Who are your main suppliers? What exactly will they be supplying? What agreements have been put in place if any?
What equipment will you need to get the job done? For some businesses, equipment might be as basic as a computers and photocopiers, while for other types of businesses such as restaurants or hair salons, it may include a longer list of items such as stoves and kitchen essentials or hairstyling and barber chairs.
What will your normal trading hours be like? What are the expected peak trading times? An online store would likely be able to trade at all hours, whereas a brick and mortar store might operate from 9 to 5.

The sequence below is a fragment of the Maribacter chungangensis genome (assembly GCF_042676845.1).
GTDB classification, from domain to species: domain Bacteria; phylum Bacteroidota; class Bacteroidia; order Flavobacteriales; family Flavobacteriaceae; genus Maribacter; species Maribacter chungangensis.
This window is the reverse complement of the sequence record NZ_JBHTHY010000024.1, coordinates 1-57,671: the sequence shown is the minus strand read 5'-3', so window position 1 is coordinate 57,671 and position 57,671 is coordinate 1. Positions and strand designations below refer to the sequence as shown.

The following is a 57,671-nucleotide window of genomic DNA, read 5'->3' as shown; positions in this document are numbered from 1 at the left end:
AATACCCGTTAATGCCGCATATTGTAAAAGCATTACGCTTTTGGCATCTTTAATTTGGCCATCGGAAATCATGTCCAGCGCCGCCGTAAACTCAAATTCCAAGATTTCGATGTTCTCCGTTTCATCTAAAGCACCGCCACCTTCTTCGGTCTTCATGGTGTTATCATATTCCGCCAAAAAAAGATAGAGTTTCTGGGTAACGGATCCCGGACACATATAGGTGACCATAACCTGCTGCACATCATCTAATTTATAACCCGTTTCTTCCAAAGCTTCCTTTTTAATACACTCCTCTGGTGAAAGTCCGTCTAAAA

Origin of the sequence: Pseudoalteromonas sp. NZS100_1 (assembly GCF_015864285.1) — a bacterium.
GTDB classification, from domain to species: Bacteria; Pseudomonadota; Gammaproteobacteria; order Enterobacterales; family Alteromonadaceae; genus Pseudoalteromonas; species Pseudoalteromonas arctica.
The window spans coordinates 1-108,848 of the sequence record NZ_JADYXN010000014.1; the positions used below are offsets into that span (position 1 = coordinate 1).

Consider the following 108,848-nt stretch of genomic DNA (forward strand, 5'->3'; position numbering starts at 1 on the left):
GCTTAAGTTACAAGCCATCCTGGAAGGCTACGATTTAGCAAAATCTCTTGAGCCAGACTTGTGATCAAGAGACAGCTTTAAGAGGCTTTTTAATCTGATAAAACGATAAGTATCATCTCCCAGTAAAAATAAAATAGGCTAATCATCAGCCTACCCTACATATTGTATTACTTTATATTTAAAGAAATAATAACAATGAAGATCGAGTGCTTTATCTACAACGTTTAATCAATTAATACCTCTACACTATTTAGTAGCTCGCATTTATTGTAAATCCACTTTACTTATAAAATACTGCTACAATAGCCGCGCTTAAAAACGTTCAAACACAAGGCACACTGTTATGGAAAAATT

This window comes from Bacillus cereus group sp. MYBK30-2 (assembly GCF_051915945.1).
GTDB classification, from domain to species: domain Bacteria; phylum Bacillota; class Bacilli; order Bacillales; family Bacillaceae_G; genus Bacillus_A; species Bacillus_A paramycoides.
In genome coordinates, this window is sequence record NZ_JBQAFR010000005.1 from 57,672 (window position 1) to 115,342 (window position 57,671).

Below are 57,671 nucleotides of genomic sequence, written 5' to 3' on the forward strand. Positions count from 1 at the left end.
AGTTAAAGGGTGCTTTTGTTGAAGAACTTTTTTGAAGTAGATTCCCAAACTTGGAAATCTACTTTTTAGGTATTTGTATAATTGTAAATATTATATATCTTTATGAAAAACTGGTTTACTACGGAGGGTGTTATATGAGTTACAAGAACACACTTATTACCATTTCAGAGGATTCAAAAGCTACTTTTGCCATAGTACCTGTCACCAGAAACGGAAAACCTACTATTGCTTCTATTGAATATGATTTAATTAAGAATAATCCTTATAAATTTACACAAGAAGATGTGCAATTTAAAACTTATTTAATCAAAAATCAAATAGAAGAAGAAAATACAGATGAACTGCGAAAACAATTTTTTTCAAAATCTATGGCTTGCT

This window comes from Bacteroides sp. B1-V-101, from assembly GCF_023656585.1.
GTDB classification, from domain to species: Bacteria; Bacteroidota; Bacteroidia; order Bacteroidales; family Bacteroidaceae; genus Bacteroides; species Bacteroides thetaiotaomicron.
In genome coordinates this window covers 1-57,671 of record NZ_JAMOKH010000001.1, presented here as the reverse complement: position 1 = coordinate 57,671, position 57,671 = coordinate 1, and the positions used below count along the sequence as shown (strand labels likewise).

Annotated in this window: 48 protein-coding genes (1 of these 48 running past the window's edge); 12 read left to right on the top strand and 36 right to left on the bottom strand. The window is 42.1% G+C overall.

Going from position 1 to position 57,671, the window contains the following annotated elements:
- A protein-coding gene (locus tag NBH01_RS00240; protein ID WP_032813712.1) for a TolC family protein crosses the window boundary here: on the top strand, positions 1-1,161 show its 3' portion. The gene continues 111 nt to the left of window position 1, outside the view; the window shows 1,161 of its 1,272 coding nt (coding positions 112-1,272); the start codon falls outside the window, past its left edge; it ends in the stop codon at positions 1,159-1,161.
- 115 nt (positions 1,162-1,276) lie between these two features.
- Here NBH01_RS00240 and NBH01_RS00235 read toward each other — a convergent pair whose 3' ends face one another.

How will customers be able to contact you when they need assistance or have a complaint? Some options include email, telephone, in store or through 24-hour chat support.
Payment and credit policies
What payment types will you accept? Cash, credit card, debit card, cheques, PayPal? Will customers have the option of paying in instalments?
How will you ensure a consistently high standard of products or services? Who will be in charge of quality control? What procedures will be put in place?
The financial plan is often one of the most challenging sections to complete, especially if you’re starting a business from scratch, so it’s always a good idea to seek advice on how to create a realistic financial forecast and identify any hidden expenses.
You should include two types of expenses in your financial plan; one-time start-up costs and regular monthly expenses. One-time start-up costs may include things like your business license and equipment, while regular monthly expenses include things such as salaries, stock replenishment and marketing.